Here’s another scam to look out for this 2024 – Trademark Providers email scam about trademark registration attempt on your brand name or website domain.

Sent via email, the content of the mail claims someone is about to register your brand name, and then urges you to contact their attorney to do so for you promptly.

While this may appear convincing or legit, it’s just a ploy to get you to pay for fake trademark registration fees.

We’ve seen lots of these scam emails over the past few months, and here’s a breakdown of how it works, plus its red flags.

Overview of this scam from

An official looking virtual business card contains the contact address of Michael F. Miller, the alleged attorney behind the mail.

Upon contacting the attorney via +1 (925) 695-1550, someone with a foreign accent attempted to convince us that we’ve limited time to register our brand.

He insisted we make payment to Trademark Providers so he’d do the registration immediately. However, a business owner sent us the following message, detailing her experience –

“I received an email stating that my website domain is about to be registered as a trademark by someone else. It had lots of legal mumbo jumbo that made it seem legit. Called and spoke with Michael F. Miller and he convinced me to register my domain with Did so, but shows my trademark application hasn’t been registered

Red Flags of Trademark Providers trademark registration scam

Firstly, the legal mumbo jumbo on the email is just a trick to make recipients believe that it’d be a copyright infringement if someone else register their brand name. The truth is; Use in commerce under common law will not become infringement even if the junior trademark holder registers their trademark.

Interestingly, the address and telephone number listed on has also been used by – another scam trademark site. It also share same website design, content, and scam format with Trademark Swift & Trademark Troop. Proves it is among a chain of fraudulent websites posing as trademark registration portals.

Meanwhile, though Trademark Providers claims to have registered more than 3 million businesses, they don’t have a BBB page or a TrustPilot page. The website itself ‘’ was registered on 14th March 2024. it’s impossible to have registered up to 3 million businesses in that short while.

What You Should Do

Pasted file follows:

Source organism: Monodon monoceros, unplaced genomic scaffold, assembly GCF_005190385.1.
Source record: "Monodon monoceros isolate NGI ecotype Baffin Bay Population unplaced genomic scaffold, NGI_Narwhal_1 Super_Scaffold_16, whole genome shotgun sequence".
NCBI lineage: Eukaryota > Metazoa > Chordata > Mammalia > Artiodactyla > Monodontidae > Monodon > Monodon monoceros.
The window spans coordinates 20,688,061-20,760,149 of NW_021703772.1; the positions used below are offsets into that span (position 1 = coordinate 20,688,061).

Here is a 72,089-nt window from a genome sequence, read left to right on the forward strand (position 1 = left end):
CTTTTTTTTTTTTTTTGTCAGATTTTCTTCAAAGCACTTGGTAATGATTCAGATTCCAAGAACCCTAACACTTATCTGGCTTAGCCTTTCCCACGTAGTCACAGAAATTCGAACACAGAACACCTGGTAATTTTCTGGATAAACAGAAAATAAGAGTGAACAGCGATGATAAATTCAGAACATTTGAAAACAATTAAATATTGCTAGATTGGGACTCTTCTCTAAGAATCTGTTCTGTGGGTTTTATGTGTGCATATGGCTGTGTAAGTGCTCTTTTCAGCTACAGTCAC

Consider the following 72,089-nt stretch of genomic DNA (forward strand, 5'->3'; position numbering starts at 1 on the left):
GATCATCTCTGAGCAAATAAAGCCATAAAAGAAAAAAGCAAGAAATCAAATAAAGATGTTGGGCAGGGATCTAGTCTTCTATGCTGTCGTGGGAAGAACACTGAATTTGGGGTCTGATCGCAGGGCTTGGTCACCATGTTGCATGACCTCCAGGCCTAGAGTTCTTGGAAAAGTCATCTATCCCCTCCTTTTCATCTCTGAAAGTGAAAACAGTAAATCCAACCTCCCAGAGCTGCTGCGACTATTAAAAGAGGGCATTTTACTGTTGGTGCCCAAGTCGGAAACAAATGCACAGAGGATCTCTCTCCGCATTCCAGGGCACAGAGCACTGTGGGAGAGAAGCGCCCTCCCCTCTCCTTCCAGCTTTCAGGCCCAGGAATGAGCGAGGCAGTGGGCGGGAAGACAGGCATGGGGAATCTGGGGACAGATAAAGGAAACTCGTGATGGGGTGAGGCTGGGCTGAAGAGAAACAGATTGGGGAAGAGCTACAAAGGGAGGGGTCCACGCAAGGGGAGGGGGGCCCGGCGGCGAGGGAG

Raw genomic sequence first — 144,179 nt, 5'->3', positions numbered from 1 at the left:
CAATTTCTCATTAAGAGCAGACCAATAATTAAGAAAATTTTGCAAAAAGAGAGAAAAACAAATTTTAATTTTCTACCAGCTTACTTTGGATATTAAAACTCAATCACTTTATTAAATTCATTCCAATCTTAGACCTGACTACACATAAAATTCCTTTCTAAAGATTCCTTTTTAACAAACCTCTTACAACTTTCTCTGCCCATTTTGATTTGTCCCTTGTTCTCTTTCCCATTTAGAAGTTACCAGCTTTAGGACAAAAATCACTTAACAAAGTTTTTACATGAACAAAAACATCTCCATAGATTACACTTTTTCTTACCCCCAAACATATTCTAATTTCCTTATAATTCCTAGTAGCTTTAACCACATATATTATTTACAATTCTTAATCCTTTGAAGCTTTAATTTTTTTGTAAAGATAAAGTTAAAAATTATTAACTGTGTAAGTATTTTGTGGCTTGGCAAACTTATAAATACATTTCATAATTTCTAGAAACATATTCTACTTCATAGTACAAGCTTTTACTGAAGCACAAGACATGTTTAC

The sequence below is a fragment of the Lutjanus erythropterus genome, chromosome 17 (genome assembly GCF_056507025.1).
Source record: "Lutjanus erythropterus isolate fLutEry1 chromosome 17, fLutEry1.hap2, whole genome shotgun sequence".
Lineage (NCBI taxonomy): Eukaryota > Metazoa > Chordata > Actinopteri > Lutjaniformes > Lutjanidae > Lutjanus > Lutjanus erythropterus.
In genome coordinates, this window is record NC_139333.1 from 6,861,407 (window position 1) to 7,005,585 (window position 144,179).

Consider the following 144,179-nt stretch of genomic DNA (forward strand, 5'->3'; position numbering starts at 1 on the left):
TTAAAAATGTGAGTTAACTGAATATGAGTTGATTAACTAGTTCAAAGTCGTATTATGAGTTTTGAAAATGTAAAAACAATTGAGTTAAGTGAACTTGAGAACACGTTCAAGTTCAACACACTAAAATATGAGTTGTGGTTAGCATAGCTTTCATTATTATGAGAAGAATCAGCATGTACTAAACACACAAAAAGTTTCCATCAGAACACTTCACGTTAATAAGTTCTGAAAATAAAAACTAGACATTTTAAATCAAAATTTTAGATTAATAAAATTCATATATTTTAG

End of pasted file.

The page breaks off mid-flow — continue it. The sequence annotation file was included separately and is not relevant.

Do Not Engage

Do not attempt to reply the email as responding can lead to more scams. The best action you should take in this scenario is to totally ignore these emails.

Seek Legitimate Counsel

The next action you should take as a business owner or brand owner is to consult with a reputable trademark attorney for genuine concerns.

Educate Your Staff and Colleagues

Informing your staff and colleagues about this latest scam would ensure they do not fall prey to it. Upon receiving similar emails, they’d be cautious and know the right steps to take.

How To Avoid Trademark Scams

  • Ignore Unsolicited calls or emails that are not from the United States Patent and Trademark Office (USPTO) from its domain “
  • Consult an IP attorney if you have any concerns about misleading info you’ve received about trademarks.
  • Always vet a company thoroughly before using their services. This you can do by searching for reviews or complaints on TrustPilot and Better Business Bureau.
  • Ask detailed questions about their registration process, fees, and what specific services are included.
  • Never pay questionable third parties through irreversible means like wire transfers, gift cards or crypto. Responsible firms will have no issue with you using credit cards/payment methods offering fraud protection.

See Similar scam – Jasper Zane trademark email scam, Trademark Rising Scam

By Judith Davidson

I am Judith Davidson, a Cyber Security Professional. I am the founder, Investigator and Author of I started working as a Cyber Fraud Researcher in 2019 when I saw lots of people falling victims to fraudulent websites pretending to sell disinfectants, masks and wipes during the Covid19 pandemic. Since then, I've saved millions of people from online scams.

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